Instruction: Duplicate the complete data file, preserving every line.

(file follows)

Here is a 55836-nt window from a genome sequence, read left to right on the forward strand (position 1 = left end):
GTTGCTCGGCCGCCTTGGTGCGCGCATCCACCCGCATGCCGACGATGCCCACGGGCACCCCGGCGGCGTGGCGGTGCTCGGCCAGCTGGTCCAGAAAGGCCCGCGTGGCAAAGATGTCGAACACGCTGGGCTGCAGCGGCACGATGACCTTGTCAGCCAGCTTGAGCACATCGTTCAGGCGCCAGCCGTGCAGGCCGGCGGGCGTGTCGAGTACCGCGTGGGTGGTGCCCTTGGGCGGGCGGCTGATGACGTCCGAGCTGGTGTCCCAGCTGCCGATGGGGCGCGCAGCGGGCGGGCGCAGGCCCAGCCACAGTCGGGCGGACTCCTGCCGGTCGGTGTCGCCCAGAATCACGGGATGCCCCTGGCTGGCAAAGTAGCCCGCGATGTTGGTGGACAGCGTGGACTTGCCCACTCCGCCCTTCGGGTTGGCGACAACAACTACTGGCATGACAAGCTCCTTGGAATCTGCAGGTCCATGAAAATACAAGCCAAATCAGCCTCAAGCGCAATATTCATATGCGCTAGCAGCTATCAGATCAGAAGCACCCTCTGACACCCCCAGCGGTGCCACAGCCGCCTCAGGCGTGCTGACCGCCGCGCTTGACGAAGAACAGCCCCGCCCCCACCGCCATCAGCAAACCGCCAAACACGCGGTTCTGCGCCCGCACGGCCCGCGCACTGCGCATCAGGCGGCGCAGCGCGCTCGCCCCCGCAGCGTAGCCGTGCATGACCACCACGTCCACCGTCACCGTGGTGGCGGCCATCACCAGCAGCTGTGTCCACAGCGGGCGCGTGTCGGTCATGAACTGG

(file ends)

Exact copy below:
Here is a 55836-nt window from a genome sequence, read left to right on the forward strand (position 1 = left end):
GTTGCTCGGCCGCCTTGGTGCGCGCATCCACCCGCATGCCGACGATGCCCACGGGCACCCCGGCGGCGTGGCGGTGCTCGGCCAGCTGGTCCAGAAAGGCCCGCGTGGCAAAGATGTCGAACACGCTGGGCTGCAGCGGCACGATGACCTTGTCAGCCAGCTTGAGCACATCGTTCAGGCGCCAGCCGTGCAGGCCGGCGGGCGTGTCGAGTACCGCGTGGGTGGTGCCCTTGGGCGGGCGGCTGATGACGTCCGAGCTGGTGTCCCAGCTGCCGATGGGGCGCGCAGCGGGCGGGCGCAGGCCCAGCCACAGTCGGGCGGACTCCTGCCGGTCGGTGTCGCCCAGAATCACGGGATGCCCCTGGCTGGCAAAGTAGCCCGCGATGTTGGTGGACAGCGTGGACTTGCCCACTCCGCCCTTCGGGTTGGCGACAACAACTACTGGCATGACAAGCTCCTTGGAATCTGCAGGTCCATGAAAATACAAGCCAAATCAGCCTCAAGCGCAATATTCATATGCGCTAGCAGCTATCAGATCAGAAGCACCCTCTGACACCCCCAGCGGTGCCACAGCCGCCTCAGGCGTGCTGACCGCCGCGCTTGACGAAGAACAGCCCCGCCCCCACCGCCATCAGCAAACCGCCAAACACGCGGTTCTGCGCCCGCACGGCCCGCGCACTGCGCATCAGGCGGCGCAGCGCGCTCGCCCCCGCAGCGTAGCCGTGCATGACCACCACGTCCACCGTCACCGTGGTGGCGGCCATCACCAGCAGCTGTGTCCACAGCGGGCGCGTGTCGGTCATGAACTGG